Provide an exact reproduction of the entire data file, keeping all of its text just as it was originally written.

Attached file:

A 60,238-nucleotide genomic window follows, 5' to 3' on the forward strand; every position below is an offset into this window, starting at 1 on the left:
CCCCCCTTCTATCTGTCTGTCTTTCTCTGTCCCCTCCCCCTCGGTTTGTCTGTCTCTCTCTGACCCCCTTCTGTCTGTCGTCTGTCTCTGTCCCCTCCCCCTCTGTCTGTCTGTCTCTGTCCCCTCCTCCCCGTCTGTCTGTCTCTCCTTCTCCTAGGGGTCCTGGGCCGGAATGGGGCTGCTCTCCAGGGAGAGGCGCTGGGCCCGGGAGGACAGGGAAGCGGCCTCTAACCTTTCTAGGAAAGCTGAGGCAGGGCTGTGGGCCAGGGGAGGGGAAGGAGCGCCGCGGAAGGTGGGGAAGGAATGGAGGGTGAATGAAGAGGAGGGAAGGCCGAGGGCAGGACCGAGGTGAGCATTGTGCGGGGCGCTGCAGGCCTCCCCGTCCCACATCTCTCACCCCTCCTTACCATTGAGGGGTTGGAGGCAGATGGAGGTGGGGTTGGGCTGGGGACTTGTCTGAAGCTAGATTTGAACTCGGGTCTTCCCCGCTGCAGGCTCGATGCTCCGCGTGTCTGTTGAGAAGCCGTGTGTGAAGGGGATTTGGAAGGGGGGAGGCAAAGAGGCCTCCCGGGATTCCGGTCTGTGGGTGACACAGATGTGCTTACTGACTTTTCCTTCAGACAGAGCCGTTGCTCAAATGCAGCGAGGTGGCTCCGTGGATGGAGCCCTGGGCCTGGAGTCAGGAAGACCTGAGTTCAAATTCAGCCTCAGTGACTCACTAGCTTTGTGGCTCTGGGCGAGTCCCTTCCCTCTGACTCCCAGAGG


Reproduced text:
A 60,238-nucleotide genomic window follows, 5' to 3' on the forward strand; every position below is an offset into this window, starting at 1 on the left:
CCCCCCTTCTATCTGTCTGTCTTTCTCTGTCCCCTCCCCCTCGGTTTGTCTGTCTCTCTCTGACCCCCTTCTGTCTGTCGTCTGTCTCTGTCCCCTCCCCCTCTGTCTGTCTGTCTCTGTCCCCTCCTCCCCGTCTGTCTGTCTCTCCTTCTCCTAGGGGTCCTGGGCCGGAATGGGGCTGCTCTCCAGGGAGAGGCGCTGGGCCCGGGAGGACAGGGAAGCGGCCTCTAACCTTTCTAGGAAAGCTGAGGCAGGGCTGTGGGCCAGGGGAGGGGAAGGAGCGCCGCGGAAGGTGGGGAAGGAATGGAGGGTGAATGAAGAGGAGGGAAGGCCGAGGGCAGGACCGAGGTGAGCATTGTGCGGGGCGCTGCAGGCCTCCCCGTCCCACATCTCTCACCCCTCCTTACCATTGAGGGGTTGGAGGCAGATGGAGGTGGGGTTGGGCTGGGGACTTGTCTGAAGCTAGATTTGAACTCGGGTCTTCCCCGCTGCAGGCTCGATGCTCCGCGTGTCTGTTGAGAAGCCGTGTGTGAAGGGGATTTGGAAGGGGGGAGGCAAAGAGGCCTCCCGGGATTCCGGTCTGTGGGTGACACAGATGTGCTTACTGACTTTTCCTTCAGACAGAGCCGTTGCTCAAATGCAGCGAGGTGGCTCCGTGGATGGAGCCCTGGGCCTGGAGTCAGGAAGACCTGAGTTCAAATTCAGCCTCAGTGACTCACTAGCTTTGTGGCTCTGGGCGAGTCCCTTCCCTCTGACTCCCAGAGG